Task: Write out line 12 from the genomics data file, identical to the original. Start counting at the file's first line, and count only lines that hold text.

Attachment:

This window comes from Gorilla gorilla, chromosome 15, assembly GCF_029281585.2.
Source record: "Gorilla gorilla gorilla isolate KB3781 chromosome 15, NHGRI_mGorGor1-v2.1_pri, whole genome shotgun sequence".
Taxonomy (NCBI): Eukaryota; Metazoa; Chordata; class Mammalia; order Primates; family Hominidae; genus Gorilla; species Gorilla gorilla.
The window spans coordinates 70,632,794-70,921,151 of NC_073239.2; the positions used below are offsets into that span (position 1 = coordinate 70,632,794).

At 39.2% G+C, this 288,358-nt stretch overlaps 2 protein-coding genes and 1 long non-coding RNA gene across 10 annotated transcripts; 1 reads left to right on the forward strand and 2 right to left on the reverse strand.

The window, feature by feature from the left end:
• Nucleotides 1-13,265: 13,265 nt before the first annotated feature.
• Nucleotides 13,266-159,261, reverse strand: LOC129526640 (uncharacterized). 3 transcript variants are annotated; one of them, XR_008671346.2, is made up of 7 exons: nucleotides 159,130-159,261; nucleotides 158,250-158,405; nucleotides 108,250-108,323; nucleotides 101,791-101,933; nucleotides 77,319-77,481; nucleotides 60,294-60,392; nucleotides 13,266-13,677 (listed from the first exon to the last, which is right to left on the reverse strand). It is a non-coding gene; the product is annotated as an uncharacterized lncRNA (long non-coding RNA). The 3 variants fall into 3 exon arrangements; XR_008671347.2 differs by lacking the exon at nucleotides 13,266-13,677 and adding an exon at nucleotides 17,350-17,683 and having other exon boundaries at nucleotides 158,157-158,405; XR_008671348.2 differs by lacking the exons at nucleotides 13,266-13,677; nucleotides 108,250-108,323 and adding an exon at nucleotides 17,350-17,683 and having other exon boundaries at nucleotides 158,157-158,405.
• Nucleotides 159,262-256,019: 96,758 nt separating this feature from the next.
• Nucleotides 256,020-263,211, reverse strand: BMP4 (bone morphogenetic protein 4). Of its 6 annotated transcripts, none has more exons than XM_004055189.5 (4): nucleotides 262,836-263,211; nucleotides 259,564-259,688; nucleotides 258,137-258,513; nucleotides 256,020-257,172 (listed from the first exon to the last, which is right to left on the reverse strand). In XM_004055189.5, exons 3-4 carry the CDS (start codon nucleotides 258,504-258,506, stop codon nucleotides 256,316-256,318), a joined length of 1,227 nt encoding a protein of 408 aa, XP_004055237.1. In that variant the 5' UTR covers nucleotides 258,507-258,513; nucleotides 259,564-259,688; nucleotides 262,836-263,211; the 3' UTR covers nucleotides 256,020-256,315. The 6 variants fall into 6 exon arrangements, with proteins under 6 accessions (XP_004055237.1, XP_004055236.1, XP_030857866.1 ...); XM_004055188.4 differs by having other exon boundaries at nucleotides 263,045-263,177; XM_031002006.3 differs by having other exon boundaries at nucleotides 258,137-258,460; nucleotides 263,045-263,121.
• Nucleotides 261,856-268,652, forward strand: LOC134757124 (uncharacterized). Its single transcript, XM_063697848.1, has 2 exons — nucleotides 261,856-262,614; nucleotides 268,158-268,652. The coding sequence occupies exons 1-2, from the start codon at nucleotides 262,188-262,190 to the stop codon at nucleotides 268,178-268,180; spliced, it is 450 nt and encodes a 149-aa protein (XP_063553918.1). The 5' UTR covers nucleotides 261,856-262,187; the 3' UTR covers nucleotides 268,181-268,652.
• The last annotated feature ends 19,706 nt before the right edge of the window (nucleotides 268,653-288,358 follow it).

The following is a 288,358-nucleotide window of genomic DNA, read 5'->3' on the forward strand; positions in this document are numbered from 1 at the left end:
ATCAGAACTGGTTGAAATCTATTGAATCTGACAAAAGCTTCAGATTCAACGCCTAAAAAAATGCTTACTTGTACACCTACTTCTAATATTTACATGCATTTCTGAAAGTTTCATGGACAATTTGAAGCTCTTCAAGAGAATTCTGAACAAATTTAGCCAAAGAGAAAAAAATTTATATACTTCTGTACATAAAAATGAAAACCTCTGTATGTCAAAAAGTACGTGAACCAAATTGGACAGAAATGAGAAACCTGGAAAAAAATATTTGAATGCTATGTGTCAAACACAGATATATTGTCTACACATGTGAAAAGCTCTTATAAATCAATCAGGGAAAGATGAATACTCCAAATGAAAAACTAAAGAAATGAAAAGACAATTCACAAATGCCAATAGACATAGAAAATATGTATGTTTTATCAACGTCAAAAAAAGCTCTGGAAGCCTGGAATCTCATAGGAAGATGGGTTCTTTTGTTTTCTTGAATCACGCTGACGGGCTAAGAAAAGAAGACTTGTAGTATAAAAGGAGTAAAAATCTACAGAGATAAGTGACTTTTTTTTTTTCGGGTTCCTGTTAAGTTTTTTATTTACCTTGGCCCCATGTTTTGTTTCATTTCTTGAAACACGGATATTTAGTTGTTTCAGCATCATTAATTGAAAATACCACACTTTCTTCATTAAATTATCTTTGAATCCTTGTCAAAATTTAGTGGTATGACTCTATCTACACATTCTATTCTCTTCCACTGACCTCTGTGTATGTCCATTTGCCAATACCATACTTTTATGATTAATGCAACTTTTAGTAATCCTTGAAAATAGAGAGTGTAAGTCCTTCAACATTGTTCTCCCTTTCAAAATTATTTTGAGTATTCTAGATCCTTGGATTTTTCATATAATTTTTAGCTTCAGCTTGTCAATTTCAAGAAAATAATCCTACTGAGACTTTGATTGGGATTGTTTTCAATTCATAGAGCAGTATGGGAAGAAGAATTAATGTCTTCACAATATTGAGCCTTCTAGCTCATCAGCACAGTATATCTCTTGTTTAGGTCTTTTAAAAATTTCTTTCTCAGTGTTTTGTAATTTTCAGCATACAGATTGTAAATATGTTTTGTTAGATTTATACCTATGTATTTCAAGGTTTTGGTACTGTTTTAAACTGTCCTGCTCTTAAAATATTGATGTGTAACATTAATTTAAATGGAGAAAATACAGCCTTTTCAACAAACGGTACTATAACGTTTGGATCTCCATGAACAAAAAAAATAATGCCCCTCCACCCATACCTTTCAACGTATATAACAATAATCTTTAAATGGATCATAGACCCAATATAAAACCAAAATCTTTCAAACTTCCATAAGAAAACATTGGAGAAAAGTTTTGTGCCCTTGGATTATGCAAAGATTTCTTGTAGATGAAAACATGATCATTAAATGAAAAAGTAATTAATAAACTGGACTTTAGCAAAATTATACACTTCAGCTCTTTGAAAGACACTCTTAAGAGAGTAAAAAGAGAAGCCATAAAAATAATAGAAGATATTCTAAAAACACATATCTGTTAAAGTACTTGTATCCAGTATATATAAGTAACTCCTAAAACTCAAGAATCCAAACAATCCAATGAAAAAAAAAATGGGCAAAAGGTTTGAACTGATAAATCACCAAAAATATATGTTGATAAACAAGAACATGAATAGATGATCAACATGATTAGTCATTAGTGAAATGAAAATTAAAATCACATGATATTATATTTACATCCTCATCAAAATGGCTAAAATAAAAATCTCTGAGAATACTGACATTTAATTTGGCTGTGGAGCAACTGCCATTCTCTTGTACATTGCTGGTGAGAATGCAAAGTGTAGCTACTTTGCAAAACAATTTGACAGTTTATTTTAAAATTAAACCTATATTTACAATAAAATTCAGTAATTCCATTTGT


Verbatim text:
• The last annotated feature ends 19,706 nt before the right edge of the window (nucleotides 268,653-288,358 follow it).